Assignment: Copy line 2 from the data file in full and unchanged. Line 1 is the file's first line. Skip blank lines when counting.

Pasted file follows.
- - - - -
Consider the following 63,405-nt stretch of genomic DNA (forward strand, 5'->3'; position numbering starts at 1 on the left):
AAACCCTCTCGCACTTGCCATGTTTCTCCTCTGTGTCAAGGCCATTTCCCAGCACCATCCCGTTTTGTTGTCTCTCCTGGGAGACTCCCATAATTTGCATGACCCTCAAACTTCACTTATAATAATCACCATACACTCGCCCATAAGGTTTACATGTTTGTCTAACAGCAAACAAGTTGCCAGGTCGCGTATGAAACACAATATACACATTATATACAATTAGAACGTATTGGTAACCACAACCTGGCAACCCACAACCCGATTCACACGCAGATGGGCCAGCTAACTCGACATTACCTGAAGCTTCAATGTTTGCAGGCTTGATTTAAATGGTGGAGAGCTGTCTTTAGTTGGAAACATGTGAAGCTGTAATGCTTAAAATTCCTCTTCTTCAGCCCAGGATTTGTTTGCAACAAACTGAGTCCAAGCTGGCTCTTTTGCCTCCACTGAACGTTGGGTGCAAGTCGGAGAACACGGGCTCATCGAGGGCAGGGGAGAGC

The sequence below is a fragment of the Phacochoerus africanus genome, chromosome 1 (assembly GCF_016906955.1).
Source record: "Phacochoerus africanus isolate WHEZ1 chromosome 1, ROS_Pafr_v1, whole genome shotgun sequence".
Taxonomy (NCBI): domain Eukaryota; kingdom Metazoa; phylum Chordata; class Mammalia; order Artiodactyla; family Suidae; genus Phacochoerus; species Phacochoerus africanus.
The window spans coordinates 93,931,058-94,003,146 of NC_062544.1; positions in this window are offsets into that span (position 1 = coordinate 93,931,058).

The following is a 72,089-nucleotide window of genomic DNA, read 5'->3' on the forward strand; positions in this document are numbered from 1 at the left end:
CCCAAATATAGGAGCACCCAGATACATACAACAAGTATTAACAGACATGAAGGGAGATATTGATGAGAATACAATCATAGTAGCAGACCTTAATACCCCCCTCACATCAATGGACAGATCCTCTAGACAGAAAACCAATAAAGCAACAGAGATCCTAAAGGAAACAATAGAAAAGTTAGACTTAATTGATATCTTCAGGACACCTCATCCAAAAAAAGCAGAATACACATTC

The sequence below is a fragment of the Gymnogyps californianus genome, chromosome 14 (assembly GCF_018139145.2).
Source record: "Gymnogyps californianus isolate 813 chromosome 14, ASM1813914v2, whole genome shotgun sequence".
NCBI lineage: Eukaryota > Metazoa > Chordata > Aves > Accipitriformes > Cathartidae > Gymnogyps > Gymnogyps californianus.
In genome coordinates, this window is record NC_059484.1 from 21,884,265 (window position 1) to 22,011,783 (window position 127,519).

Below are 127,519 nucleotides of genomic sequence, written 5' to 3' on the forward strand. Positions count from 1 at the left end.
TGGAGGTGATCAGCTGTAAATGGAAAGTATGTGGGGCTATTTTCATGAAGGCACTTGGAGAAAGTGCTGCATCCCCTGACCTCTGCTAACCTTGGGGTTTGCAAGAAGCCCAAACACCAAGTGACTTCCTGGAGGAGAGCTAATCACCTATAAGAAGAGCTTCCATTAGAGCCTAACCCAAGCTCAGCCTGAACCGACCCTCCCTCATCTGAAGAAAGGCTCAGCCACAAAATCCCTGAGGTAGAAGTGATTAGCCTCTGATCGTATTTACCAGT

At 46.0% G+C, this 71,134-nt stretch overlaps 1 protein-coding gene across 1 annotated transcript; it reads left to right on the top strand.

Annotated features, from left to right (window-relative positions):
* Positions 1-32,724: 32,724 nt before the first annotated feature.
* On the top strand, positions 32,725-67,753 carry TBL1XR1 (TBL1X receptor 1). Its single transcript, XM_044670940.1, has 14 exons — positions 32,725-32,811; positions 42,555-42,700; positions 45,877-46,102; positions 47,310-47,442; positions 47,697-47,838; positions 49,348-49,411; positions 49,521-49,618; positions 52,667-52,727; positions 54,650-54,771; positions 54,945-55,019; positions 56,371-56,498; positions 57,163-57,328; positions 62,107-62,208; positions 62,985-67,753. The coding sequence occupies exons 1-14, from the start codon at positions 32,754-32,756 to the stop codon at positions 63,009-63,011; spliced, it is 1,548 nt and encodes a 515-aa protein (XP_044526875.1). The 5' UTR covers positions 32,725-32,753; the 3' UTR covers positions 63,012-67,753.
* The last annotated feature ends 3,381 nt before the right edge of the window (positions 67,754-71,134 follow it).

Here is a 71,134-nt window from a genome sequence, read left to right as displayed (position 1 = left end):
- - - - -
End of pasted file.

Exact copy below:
AAACCCTCTCGCACTTGCCATGTTTCTCCTCTGTGTCAAGGCCATTTCCCAGCACCATCCCGTTTTGTTGTCTCTCCTGGGAGACTCCCATAATTTGCATGACCCTCAAACTTCACTTATAATAATCACCATACACTCGCCCATAAGGTTTACATGTTTGTCTAACAGCAAACAAGTTGCCAGGTCGCGTATGAAACACAATATACACATTATATACAATTAGAACGTATTGGTAACCACAACCTGGCAACCCACAACCCGATTCACACGCAGATGGGCCAGCTAACTCGACATTACCTGAAGCTTCAATGTTTGCAGGCTTGATTTAAATGGTGGAGAGCTGTCTTTAGTTGGAAACATGTGAAGCTGTAATGCTTAAAATTCCTCTTCTTCAGCCCAGGATTTGTTTGCAACAAACTGAGTCCAAGCTGGCTCTTTTGCCTCCACTGAACGTTGGGTGCAAGTCGGAGAACACGGGCTCATCGAGGGCAGGGGAGAGC